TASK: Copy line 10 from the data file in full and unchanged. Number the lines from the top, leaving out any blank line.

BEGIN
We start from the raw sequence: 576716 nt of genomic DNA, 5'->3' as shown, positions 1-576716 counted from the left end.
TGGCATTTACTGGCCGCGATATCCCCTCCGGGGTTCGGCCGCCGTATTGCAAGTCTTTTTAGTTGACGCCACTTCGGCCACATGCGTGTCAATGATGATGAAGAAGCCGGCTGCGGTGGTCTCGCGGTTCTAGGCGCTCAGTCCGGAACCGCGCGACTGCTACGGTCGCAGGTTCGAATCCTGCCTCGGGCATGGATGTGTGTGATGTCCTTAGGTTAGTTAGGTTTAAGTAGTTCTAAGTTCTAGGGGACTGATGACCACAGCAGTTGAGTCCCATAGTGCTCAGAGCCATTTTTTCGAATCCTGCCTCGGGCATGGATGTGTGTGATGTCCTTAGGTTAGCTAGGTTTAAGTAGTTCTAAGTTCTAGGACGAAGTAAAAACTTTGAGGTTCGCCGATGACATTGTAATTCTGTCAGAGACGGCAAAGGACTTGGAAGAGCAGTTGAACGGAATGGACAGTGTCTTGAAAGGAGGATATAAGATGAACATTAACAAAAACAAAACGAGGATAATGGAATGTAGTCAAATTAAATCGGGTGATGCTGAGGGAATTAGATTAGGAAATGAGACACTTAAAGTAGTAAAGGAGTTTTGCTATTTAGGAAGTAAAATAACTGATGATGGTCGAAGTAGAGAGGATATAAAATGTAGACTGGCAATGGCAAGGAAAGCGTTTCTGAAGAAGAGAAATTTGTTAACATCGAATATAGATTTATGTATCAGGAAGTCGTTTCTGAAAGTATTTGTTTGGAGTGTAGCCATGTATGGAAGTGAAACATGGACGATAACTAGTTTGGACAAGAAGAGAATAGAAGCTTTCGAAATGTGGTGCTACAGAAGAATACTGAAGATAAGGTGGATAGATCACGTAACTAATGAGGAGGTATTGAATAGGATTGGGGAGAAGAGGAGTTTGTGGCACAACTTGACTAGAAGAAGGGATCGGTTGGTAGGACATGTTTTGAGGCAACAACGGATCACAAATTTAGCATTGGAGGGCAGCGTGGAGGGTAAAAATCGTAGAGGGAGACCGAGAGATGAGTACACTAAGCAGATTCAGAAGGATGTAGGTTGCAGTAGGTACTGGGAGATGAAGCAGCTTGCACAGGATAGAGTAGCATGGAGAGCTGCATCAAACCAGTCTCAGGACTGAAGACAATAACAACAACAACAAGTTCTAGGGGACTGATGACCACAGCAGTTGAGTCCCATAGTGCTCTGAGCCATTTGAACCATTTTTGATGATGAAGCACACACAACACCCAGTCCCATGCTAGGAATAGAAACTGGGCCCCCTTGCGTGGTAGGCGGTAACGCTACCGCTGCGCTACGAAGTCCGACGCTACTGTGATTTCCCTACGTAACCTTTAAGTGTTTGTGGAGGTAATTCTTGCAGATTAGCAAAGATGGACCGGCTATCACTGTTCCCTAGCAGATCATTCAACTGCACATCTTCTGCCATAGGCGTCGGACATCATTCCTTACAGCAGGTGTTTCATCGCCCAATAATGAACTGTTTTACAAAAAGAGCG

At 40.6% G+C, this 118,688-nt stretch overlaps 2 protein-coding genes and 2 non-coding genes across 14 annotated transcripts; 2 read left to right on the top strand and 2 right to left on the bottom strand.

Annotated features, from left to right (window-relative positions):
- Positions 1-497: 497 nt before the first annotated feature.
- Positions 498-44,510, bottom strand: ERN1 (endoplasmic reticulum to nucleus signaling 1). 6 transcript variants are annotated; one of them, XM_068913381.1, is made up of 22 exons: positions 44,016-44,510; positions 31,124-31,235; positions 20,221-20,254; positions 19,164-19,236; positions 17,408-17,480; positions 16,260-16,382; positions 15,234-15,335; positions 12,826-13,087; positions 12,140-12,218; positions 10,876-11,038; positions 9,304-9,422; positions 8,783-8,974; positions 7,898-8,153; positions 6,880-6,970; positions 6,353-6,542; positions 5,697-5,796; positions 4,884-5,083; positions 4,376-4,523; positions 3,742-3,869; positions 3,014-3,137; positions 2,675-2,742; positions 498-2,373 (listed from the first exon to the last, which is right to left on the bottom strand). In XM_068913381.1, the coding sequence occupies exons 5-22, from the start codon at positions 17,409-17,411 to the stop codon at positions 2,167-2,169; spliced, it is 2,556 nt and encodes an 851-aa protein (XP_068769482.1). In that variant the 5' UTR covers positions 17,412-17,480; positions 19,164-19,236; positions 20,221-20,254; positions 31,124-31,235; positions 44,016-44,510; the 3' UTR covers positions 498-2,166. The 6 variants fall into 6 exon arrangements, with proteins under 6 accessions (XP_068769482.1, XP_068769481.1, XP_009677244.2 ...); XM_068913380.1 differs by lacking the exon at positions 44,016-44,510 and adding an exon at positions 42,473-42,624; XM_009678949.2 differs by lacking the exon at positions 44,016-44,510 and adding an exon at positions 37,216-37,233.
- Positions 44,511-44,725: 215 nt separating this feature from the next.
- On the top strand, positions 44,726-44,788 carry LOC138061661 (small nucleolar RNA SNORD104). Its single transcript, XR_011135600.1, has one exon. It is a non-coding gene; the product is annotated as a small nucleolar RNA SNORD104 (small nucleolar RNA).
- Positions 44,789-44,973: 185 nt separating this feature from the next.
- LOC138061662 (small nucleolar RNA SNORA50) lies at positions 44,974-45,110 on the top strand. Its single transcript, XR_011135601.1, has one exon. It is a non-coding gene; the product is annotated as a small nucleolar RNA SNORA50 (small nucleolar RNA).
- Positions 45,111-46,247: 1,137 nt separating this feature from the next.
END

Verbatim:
- LOC138061662 (small nucleolar RNA SNORA50) lies at positions 44,974-45,110 on the top strand. Its single transcript, XR_011135601.1, has one exon. It is a non-coding gene; the product is annotated as a small nucleolar RNA SNORA50 (small nucleolar RNA).